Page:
It was with great sadness that we at Humanities Texas learned of Miguel González-Gerth’s passing on June 20, 2017, at the age of ninety. An accomplished scholar and poet, he served on the Humanities Texas Board of Directors from 2007 to 2012. Below is a remembrance from Dave Oliphant, a colleague and friend of Miguel.

by Dave Oliphant

Miguel González-Gerth, a professor of Spanish at The University of Texas at Austin, was a student of and a practitioner of poetry both in his native Spanish and in his completely fluent English. Born in Mexico City in 1926, Miguel came to Texas to attend school at age eleven and eventually studied at The University of Texas at Austin before taking a PhD at Princeton. Apparently, Miguel first began writing poetry in English, and, as early as 1946, he demonstrated his mastery of the language with a poem entitled "To Spring: An Ode." Ten years later, in 1956, his first collection of poems appeared under the title Desert Sequence and Other Poems. The title poem, in three sections, ends with a final image from a summer view of the Big Bend country: "The sorrel mustang of morning / stamps upon hills, races through canyons, /sparks from its hoofs igniting / brush, cacti, sand and stone, / all in the desert silence." Subsequent volumes of Miguel's poetry would present poems written in English and Spanish, which he would then  translate into the other language, a practice that he continued for the rest of his writing career. In 2013, Miguel's poetry was gathered in a volume entitled Between Day and Night: New and Selected Poems 1946-2010, published by TCU Press, edited by David A. Colón, and including an interview with Miguel conducted by Professor Colón in the poet's Austin home.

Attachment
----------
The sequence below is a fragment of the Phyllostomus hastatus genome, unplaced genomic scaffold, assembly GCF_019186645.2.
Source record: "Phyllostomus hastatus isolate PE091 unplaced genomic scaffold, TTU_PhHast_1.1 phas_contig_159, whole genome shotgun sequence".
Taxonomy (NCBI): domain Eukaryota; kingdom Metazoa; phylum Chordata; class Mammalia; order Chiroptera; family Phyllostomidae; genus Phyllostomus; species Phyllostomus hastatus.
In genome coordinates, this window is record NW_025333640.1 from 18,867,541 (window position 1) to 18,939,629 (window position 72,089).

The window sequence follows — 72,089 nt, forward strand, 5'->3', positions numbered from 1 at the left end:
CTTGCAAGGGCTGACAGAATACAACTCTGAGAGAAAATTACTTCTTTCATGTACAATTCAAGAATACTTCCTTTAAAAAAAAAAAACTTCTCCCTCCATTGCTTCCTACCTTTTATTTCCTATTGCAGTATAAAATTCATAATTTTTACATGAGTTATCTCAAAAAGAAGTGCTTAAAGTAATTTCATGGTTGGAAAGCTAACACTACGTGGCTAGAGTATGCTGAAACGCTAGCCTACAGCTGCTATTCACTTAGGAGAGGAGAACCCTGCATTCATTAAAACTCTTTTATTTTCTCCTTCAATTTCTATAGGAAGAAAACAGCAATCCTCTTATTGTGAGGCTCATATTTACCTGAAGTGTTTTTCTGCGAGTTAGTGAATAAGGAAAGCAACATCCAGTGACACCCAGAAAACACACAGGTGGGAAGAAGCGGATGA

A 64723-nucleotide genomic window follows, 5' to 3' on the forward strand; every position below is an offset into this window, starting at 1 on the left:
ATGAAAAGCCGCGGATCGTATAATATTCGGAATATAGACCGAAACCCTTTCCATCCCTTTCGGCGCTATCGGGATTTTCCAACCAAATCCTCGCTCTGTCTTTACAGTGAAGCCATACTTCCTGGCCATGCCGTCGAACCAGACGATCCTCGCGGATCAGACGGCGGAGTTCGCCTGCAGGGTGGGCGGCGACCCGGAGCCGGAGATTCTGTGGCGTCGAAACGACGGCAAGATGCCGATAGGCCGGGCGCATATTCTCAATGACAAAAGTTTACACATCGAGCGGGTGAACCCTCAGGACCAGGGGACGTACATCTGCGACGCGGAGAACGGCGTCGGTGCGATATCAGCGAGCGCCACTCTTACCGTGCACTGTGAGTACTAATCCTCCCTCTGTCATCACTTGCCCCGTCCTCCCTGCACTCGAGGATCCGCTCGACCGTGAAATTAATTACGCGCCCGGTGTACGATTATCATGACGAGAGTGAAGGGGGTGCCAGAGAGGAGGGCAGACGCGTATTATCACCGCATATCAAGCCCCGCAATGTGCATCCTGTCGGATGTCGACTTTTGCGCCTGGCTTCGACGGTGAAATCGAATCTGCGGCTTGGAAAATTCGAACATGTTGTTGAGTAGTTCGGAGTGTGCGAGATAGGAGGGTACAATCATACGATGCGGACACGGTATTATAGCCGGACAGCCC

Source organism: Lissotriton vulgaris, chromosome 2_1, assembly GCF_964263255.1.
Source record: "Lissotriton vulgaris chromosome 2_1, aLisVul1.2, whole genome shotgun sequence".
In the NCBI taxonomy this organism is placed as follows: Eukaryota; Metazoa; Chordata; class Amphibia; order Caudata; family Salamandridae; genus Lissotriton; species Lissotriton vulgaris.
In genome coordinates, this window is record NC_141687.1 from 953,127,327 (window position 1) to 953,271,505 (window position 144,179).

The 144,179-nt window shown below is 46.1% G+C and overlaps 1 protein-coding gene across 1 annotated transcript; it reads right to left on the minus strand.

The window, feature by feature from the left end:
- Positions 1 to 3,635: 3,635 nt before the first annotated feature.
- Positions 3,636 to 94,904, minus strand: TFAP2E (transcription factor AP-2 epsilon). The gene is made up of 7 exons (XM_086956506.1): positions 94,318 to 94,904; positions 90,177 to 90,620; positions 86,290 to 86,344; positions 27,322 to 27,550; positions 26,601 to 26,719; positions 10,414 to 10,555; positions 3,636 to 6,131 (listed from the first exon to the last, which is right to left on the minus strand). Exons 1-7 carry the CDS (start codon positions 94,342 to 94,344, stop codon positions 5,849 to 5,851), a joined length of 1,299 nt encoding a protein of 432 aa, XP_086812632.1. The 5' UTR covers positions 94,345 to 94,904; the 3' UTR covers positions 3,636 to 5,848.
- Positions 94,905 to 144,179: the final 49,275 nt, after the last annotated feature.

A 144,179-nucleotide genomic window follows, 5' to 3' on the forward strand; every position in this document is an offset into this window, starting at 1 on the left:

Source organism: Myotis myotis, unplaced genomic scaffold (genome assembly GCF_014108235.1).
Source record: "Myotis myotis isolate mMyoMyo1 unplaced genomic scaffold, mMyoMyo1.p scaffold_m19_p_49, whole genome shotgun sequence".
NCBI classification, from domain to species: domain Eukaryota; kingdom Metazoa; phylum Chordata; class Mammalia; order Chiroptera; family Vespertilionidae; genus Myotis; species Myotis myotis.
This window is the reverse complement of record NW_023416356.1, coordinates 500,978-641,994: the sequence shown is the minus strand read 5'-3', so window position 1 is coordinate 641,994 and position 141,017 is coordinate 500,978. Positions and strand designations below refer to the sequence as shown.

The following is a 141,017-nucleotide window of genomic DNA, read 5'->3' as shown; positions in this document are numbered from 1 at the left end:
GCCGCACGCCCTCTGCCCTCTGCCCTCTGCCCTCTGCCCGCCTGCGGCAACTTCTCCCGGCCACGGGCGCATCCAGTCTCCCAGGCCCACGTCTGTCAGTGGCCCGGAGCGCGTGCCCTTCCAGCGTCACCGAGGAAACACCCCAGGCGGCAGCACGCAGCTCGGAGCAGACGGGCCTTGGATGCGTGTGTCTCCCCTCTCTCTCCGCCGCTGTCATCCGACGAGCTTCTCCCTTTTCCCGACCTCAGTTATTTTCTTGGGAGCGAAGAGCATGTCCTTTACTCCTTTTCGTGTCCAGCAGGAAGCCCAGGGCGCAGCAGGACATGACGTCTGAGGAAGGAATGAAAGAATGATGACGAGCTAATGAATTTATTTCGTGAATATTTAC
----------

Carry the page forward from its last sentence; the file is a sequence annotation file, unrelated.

I first came to know Miguel in 1976 when he was editing The Texas Quarterly, and, because he was a great champion of poetry, he invited me to write a review of a number of collections of poems that had been sent to the Quarterly, mostly by local Austin poets. For many years I had the privilege of working with Miguel at the Harry Ransom Center when I myself was editing the Center's journal, The Library Chronicle. We often exchanged views on poetry in his office at the Center, and I was always amazed by his wide reading. His own poetry pays homage to poets from Sappho to Ezra Pound, Philip Larkin, Federico García Lorca, Jorge Luis Borges, and Pablo Neruda. Much of Miguel's poetry is philosophical, as it delves into the meaning of the universe, time, destiny, and oblivion. His poems on departed loved ones can be simple but deeply moving. In a poem entitled "The Art of Poetry," he concludes that "Poetic art is soft as silk and cutting as a knife / And every poem a tender blow against the chains of life."

Miguel's poems on music and art reveal, as he says in a piece on the classical pianist Vladimir Horowitz, "The timeless in the heart of man." One of my favorite poems by Miguel is a well-observed piece on a common Austin bird, which comes from his 1991 collection entitled The Musicians and Other Poems. I offer this poem [to the right], entitled "Black on White," as but one example of the memorable music and imagery of Miguel's poetic art.

Miguel González-Gerth with his wife Tita Valencia at the grand opening of the Byrne-Reed House in 2010.
From left to right: Michael L. Gillette, executive director of Humanities Texas; Miguel González-Gerth with a signed photograph of the Santa Elena Canyon by Bill Wright; and Mary L. Volcansek, then-chair of the Humanities Texas board, in 2012.

Black on White

They skip and they hop
They harlequin walk
Looking for something to eat

They dip and they shop
They hardly can squawk
Pecking right under their feet

Just colorless twigs
Make up their wet digs
Nothing about which to crow

There's nothing out there
Nature's cupboard is bare
Poor feisty grackles in snow